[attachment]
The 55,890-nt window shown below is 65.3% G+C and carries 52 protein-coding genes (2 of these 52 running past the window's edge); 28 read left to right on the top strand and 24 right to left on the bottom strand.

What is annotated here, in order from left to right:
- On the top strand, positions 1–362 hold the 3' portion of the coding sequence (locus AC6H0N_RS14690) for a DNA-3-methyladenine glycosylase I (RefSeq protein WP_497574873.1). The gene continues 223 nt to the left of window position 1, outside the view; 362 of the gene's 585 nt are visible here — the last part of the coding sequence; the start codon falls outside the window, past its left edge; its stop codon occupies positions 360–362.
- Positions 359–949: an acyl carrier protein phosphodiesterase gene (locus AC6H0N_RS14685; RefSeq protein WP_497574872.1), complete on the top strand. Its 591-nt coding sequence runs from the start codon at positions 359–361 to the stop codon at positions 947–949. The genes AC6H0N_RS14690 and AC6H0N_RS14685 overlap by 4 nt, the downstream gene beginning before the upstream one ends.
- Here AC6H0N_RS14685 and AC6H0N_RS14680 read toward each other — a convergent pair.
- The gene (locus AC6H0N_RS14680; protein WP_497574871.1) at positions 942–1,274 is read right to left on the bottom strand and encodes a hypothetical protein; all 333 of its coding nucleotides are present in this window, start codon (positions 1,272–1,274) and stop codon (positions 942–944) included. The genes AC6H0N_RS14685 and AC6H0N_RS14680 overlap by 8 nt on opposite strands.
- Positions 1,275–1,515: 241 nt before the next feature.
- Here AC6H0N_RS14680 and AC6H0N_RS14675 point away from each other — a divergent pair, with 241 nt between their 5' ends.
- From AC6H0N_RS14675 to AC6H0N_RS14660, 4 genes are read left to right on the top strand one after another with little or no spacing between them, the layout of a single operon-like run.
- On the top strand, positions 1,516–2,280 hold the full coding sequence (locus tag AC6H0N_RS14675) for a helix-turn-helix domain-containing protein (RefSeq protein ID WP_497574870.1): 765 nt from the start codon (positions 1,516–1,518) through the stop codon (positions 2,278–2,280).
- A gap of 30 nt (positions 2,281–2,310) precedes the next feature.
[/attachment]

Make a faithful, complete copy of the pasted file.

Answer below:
The 55,890-nt window shown below is 65.3% G+C and carries 52 protein-coding genes (2 of these 52 running past the window's edge); 28 read left to right on the top strand and 24 right to left on the bottom strand.

What is annotated here, in order from left to right:
- On the top strand, positions 1–362 hold the 3' portion of the coding sequence (locus AC6H0N_RS14690) for a DNA-3-methyladenine glycosylase I (RefSeq protein WP_497574873.1). The gene continues 223 nt to the left of window position 1, outside the view; 362 of the gene's 585 nt are visible here — the last part of the coding sequence; the start codon falls outside the window, past its left edge; its stop codon occupies positions 360–362.
- Positions 359–949: an acyl carrier protein phosphodiesterase gene (locus AC6H0N_RS14685; RefSeq protein WP_497574872.1), complete on the top strand. Its 591-nt coding sequence runs from the start codon at positions 359–361 to the stop codon at positions 947–949. The genes AC6H0N_RS14690 and AC6H0N_RS14685 overlap by 4 nt, the downstream gene beginning before the upstream one ends.
- Here AC6H0N_RS14685 and AC6H0N_RS14680 read toward each other — a convergent pair.
- The gene (locus AC6H0N_RS14680; protein WP_497574871.1) at positions 942–1,274 is read right to left on the bottom strand and encodes a hypothetical protein; all 333 of its coding nucleotides are present in this window, start codon (positions 1,272–1,274) and stop codon (positions 942–944) included. The genes AC6H0N_RS14685 and AC6H0N_RS14680 overlap by 8 nt on opposite strands.
- Positions 1,275–1,515: 241 nt before the next feature.
- Here AC6H0N_RS14680 and AC6H0N_RS14675 point away from each other — a divergent pair, with 241 nt between their 5' ends.
- From AC6H0N_RS14675 to AC6H0N_RS14660, 4 genes are read left to right on the top strand one after another with little or no spacing between them, the layout of a single operon-like run.
- On the top strand, positions 1,516–2,280 hold the full coding sequence (locus tag AC6H0N_RS14675) for a helix-turn-helix domain-containing protein (RefSeq protein ID WP_497574870.1): 765 nt from the start codon (positions 1,516–1,518) through the stop codon (positions 2,278–2,280).
- A gap of 30 nt (positions 2,281–2,310) precedes the next feature.